When it comes to the actual roasting, there is vast amount of information that must be covered prior to roasting. It is a good idea to start with the mechanics of the roaster. Cover the basics of airflow, the burners, bearings, motors and afterburners.

When the time comes to have the apprentice start studying the roasting, it is best to have them focus on one blend. Take your biggest selling coffee and teach them everything there is to know about it. By having them learn your best selling coffee, you are maximizing the amount of roasting they will be able to do when you decide they are ready to roast.

Teach them how the coffee was developed, why you selected the coffees in that roast. Through tasting, have them get familiar with the flavor profile you expect out of this coffee. Provide the apprentice with a simple log where they can track the temperature, gas setting and airflow setting every 15 seconds. This process will give them their first glimpse into what roasting is all about. For each log they fill out, take a sample of that coffee and match it with the log. At a later time the apprentice can cup the coffees while analyzing the log and see what slight changes can have on the taste of the coffee.

Generally, you will come across two different personality types in apprentices. One will have the desire to rush into roasting. Full of confidence and ready to get to work, this person will constantly be pushing for the opportunity to jump on the roaster and give it a go.

The other type may be intimidated by the roaster or afraid of burning a batch. Different approaches will be necessary for these two apprentices. For the enthusiastic roaster, make sure that they can describe all necessary processes to you without help. It is easy to have you describe it to them and they may say they understand what you are discussing, but a true understanding of the concepts is only demonstrated by the ability to teach them to someone else.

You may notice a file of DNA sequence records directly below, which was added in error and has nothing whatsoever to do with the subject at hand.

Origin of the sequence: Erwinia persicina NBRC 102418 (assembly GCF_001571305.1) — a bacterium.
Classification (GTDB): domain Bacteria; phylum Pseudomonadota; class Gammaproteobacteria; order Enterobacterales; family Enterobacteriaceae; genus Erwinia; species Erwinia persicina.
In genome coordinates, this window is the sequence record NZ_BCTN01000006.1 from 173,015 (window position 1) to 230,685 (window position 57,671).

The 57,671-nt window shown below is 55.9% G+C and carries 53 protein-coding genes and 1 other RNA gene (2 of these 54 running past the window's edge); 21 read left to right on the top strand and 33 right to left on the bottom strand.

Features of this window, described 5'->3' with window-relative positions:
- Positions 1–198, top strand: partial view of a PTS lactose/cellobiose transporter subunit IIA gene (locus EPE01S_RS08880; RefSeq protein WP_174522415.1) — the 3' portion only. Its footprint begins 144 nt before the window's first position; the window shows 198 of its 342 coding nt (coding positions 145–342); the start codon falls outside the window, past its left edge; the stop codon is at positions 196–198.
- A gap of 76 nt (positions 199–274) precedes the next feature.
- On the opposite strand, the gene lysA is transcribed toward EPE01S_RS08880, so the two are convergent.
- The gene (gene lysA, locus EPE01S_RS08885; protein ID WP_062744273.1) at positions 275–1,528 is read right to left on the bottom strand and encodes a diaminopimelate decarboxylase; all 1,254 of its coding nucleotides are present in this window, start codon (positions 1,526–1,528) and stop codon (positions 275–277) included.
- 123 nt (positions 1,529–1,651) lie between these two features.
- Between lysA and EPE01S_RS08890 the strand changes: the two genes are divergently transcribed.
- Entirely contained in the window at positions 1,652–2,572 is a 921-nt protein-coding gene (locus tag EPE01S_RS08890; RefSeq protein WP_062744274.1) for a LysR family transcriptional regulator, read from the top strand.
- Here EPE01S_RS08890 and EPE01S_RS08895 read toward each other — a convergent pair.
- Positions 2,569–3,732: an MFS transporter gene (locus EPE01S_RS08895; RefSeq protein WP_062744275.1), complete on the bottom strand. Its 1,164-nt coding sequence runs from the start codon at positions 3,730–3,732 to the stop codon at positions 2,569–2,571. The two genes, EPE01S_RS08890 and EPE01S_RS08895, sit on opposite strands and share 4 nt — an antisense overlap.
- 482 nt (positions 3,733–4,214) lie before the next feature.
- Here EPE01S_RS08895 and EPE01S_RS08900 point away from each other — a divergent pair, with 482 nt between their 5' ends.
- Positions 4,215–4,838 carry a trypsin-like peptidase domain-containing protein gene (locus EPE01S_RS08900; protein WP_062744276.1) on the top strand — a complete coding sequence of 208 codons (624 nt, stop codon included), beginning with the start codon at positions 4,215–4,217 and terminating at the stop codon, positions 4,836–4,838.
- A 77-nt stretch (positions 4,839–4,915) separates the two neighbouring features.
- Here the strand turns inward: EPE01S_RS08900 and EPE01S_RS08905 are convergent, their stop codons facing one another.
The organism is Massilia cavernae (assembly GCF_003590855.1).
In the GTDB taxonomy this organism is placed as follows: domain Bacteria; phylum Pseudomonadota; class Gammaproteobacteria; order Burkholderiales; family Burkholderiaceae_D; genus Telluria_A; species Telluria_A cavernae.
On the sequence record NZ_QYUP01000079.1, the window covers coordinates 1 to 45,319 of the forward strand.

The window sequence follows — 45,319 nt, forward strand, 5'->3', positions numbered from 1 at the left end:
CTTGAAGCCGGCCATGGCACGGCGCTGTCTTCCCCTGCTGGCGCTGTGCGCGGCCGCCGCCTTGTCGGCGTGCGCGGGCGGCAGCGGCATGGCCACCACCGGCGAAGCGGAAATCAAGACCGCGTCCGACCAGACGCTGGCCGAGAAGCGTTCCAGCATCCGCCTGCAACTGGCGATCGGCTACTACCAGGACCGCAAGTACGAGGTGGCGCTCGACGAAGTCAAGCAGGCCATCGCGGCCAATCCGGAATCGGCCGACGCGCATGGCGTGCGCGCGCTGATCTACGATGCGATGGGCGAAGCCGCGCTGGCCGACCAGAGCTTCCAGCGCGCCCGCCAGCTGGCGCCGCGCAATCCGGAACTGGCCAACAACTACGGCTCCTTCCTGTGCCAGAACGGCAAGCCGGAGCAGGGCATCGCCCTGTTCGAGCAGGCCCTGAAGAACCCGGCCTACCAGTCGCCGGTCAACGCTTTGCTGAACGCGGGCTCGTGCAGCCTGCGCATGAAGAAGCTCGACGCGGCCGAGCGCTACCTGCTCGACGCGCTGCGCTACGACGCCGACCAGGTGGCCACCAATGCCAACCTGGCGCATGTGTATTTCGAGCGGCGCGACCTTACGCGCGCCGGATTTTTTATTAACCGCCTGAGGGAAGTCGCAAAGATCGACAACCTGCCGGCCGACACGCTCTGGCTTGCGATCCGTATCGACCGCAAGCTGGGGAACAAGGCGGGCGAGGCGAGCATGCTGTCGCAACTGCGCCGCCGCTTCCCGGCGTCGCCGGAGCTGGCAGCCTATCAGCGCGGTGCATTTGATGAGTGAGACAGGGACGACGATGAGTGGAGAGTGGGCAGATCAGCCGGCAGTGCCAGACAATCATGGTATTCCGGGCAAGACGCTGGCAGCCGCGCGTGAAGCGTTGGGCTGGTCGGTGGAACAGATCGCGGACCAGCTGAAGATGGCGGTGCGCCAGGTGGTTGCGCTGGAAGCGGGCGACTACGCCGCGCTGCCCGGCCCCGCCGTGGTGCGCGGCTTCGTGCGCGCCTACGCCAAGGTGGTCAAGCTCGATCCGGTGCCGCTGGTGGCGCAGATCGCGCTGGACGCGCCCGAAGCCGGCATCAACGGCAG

For the timid roaster, a few pep talks and praise may be needed to encourage them that they understand more than they admit. Eventually you will have your apprentice roasting your signature batch under your close supervision.

The amount of time it will take to get to this point will vary depending on their prior experience and their learning curve. It may take as little as six months, or as much as a year. The important thing is to take it slow and allow the young apprentice to develop their roasting prowess at a comfortable pace.

Developing Passion
The development of a passion for coffee in your apprentice is reliant on your level of passion. Find opportunities throughout their training to discuss the colorful history of coffee, what makes specialty coffee different from commercial coffee.

Once you have laid the foundation of coffee knowledge, introduce them to the coffee community. Enroll them into the Roasters Guild Apprenticeship program. If feasible, send them to Coffee Fest conventions/workshops, the SCAA Conference and/or Roasters Guild Retreat. Take advantage of the roasting seminars provided by your roaster manufacturer as well. All of these events not only provide exceptional education opportunities, but also acts as a shot in the arm for coffee passion and enthusiasm.

Eventually with dedication to the craft and never-ending curiosity the young apprentice will have the potential to develop into a leader in the industry. When you find the right fit, they will always be looking for ways to improve quality and find innovative ways to pass on the thrill of coffee to others. Of course, this is all based on the foundation of coffee exploration that you provide.

Phil Beattie is the director of coffee for Dillanos Coffee Roasters, Sumner, Washington. Contact Phil at +1 (253) 826-1807 or philb@dillanos.com.

Tea & Coffee - February, 2008